01 April 2005

Free enterprise revisited.

NOTE: The date notwithstanding, the following is a true story, not an April Fool's joke.

On my way to the Q train this afternoon, I stop at the corner bodega to pick up a bottle of water and a copy of the Times. Total cost: $2.00. I pay with two dollar bills. Heading down the steps into the subway station, I put my right hand in my jacket pocket and am alarmed to realize my wallet is missing from its customary abode. Quick pro forma check of other pockets turns up nothing, so I dash back to the store, assuming I must have left it on the counter like a total idiot. But the bodega dude assures me I did not leave my wallet on the counter like a total idiot. "Possibly you left it at home*," he suggests, but I know that can't be so since I never carry money anywhere but my wallet.** And I'm pretty sure this guy didn't take it, since he and I share the friendly familiarity that neighborhood residents establish with local merchants. But a grand total of maybe 30 seconds had elapsed between purchase and revelation, and I'd traveled approximately a dozen yards. So if I didn't leave it on the counter, I somehow lost it in that short distance.

Now, the only other person in the vicinity at this time is a very cheerful fellow alternating between solicitations for spare change and flattery of random passersby (assuming there's a distinction to be made between the two). He's close enough to overhear my conversation with the bodega dude about my missing wallet, and if I somehow dropped my wallet between the store and the subway entrance he'd almost certainly have seen it. But he's ignoring me pretty strenuously. Which I guess I can't fault him for that, since according to him every single woman walking down Flatbush must be a model, right? That fine you have got to be a model. Lemme get one little smile from Miss America. Etc.

The bodega dude, mildly sympathetic but incapable of much more than shrugs and palms-up "search me" gestures, finally offers to check the store's security videocassette for me. While waiting for him to return, I decide it can't hurt to ask the homeless*** guy whether he saw anything.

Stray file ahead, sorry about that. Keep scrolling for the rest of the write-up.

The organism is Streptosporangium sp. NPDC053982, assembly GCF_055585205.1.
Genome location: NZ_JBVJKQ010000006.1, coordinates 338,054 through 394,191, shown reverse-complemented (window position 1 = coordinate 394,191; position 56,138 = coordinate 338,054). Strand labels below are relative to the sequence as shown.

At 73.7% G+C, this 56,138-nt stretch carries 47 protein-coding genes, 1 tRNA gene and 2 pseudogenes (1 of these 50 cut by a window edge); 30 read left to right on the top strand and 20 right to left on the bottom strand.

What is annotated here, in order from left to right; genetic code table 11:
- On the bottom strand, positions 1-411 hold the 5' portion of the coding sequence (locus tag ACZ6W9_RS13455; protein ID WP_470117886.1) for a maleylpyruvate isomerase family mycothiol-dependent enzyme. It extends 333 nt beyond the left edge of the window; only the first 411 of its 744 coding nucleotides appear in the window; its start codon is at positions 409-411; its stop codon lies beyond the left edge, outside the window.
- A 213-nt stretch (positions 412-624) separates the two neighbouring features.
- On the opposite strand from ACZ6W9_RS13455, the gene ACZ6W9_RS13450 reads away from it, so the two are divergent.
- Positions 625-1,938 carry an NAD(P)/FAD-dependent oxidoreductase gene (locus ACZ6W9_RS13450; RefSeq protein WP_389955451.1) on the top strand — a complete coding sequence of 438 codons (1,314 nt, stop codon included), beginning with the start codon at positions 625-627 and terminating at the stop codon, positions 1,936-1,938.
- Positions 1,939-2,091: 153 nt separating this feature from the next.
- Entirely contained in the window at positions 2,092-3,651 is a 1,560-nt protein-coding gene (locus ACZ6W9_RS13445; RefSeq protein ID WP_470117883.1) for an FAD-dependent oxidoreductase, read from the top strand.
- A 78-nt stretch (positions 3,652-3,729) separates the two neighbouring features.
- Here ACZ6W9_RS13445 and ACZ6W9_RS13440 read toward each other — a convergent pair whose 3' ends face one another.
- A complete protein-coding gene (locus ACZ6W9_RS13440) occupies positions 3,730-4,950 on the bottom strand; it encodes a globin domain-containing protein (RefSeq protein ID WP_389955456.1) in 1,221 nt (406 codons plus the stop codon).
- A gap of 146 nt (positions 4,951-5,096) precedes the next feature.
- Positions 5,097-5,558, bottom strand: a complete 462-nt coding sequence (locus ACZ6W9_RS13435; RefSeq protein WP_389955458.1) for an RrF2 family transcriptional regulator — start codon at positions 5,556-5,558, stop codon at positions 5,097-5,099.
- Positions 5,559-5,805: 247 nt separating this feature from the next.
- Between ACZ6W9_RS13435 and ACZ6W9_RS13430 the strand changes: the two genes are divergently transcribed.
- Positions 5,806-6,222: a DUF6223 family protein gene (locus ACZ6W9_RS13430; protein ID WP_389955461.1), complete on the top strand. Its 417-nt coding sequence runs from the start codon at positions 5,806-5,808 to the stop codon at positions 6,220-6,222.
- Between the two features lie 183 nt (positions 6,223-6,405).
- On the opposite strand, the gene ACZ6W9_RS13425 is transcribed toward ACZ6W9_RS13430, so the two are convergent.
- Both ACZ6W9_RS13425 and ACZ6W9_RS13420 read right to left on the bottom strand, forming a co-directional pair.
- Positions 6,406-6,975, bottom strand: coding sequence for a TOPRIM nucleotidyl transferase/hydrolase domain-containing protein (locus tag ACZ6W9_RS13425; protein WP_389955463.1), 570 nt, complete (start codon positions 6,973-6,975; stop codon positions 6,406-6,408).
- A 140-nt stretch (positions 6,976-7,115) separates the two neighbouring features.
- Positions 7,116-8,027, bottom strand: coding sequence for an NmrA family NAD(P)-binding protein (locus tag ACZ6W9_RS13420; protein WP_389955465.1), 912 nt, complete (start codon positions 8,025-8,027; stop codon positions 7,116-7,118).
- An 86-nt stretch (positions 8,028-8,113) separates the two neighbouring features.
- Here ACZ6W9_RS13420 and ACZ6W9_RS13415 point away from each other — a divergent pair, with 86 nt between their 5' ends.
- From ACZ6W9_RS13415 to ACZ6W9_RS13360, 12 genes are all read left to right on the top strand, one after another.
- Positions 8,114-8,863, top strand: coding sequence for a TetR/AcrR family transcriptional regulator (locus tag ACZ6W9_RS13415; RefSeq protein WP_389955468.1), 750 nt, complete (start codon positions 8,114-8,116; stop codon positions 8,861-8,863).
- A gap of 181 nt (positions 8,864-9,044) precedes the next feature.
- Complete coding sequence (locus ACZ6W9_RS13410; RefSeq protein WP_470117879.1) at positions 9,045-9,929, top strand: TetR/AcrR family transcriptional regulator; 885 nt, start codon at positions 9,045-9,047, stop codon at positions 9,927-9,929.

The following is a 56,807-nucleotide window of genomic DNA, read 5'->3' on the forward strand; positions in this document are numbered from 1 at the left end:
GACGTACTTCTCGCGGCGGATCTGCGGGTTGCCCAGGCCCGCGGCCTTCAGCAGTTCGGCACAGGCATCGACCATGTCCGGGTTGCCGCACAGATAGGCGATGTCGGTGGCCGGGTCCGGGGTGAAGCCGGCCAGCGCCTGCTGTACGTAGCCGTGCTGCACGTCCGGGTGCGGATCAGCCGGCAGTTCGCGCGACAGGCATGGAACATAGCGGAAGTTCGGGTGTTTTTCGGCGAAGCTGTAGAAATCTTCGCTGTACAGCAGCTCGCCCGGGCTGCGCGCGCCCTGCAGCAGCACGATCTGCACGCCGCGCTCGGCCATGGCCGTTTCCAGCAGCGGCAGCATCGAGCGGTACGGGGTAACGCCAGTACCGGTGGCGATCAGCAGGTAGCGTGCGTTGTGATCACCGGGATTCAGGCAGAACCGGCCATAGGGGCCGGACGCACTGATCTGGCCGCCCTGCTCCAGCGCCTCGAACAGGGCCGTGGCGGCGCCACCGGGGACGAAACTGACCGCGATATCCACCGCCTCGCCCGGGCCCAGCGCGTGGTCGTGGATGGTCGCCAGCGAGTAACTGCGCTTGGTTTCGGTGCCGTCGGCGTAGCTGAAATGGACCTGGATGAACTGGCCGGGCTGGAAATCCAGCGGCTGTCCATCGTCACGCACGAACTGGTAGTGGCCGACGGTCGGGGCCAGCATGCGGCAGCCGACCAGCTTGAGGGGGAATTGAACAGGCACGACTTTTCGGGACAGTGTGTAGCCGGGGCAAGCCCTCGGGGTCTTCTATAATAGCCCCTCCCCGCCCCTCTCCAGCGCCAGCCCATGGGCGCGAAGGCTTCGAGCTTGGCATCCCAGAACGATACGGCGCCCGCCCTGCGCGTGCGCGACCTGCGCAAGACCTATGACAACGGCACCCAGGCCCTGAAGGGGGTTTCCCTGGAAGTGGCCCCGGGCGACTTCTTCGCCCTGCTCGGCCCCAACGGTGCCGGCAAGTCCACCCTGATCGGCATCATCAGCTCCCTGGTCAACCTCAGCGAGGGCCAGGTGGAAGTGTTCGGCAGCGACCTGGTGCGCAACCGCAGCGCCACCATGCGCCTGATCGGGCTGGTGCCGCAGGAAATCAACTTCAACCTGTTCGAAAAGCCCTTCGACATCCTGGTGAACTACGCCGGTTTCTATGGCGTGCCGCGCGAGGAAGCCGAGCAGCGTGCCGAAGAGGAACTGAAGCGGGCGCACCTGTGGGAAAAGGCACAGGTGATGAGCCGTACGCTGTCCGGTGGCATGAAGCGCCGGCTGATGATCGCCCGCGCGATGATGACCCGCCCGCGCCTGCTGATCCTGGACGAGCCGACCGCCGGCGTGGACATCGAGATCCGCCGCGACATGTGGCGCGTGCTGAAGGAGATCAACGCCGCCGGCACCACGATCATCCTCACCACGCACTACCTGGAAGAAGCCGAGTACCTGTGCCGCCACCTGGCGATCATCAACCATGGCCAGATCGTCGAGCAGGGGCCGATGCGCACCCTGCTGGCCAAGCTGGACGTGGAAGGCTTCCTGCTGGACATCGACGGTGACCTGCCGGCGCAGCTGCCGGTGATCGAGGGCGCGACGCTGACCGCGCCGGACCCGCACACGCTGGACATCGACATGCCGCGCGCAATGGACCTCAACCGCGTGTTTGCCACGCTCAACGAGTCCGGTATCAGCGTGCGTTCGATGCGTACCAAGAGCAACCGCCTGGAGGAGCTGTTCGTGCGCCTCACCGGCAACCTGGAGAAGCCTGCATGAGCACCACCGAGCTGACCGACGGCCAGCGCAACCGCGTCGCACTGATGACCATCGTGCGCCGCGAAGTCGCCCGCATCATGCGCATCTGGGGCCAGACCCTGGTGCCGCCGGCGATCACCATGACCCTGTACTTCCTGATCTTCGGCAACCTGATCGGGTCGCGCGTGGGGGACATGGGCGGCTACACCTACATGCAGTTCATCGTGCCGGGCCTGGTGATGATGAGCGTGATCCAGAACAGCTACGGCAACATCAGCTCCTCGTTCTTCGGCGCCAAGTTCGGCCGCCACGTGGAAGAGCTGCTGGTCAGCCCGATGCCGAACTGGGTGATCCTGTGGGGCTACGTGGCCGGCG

ME: Hey, I lost my wallet around here about two, three minutes ago. You didn't happen to see it, did you?
PROBABLY HOMELESS GUY: No, man, sorry. Damn. That's fucked up.

But he's a terrible liar. Possibly the worst liar I've ever encountered. It's instantly obvious that he has my wallet. I don't know exactly what nonverbal indications human beings pick up on when others are dissembling; whatever the reliable tells are, though, he's exhibiting all of them at once, jacked up to 11. I take him aside as best I can given that we're both standing on the street with a steady flow of foot traffic around us.

ME (super-conspiratorially): Look, anybody who did find my wallet, the only thing that's any use to them is the money, right? And a Metrocard that's gonna expire in like two days. I don't care about the money. What I need to get back is a bunch of other crap in there. Like phone numbers and shit. I'd be really happy to get the wallet back without the money. So I'm not accusing you or anything, but seriously, if you do have my wallet, you can keep the money if you just give me the wallet back, I'm not calling the cops, I don't give a shit. I would really appreciate it. And if you honestly don't have it and don't know anything about it then I apologize. But if you do, then please, cut me a break.

He looks at me frankly for about ten seconds after I finish this little speech, then says, "All right, man, since you asked nice. Because you asked with respect, all right?"

And takes my wallet out of his pocket, opens it up, takes out all the cash (only maybe $45), and hands me the wallet. The cash goes back into his pocket.

For some reason I can't think of anything to do except stand there, dumbfounded. I don't even necessarily know why I'm dumbfounded. I guess I just didn't imagine anyone could be quite that brazen about it.

After about ten seconds of my gaping, he says: "What? That was the agreement, right?"

I still can't think of anything to say, so I just stare some more. Another ten seconds pass. Then he gives a little snort. "All right, man, it makes you feel better." He reaches into his pocket, takes out the money, hands it to me. I riffle it between my fingers, then hand it all back to him. He pockets it again. "Thanks a lot," I say, and get a little mock salute in return.

The weird thing is, I actually do feel better.

* Quiz for the Henry Higginses among you: What part of the world is this man from?

** Poker bankroll excepted. Between spasms of panic, I congratulated myself for this elementary precaution. But I don't use the bankroll as petty cash, so I had to have my wallet at the store.

*** (Presumption)

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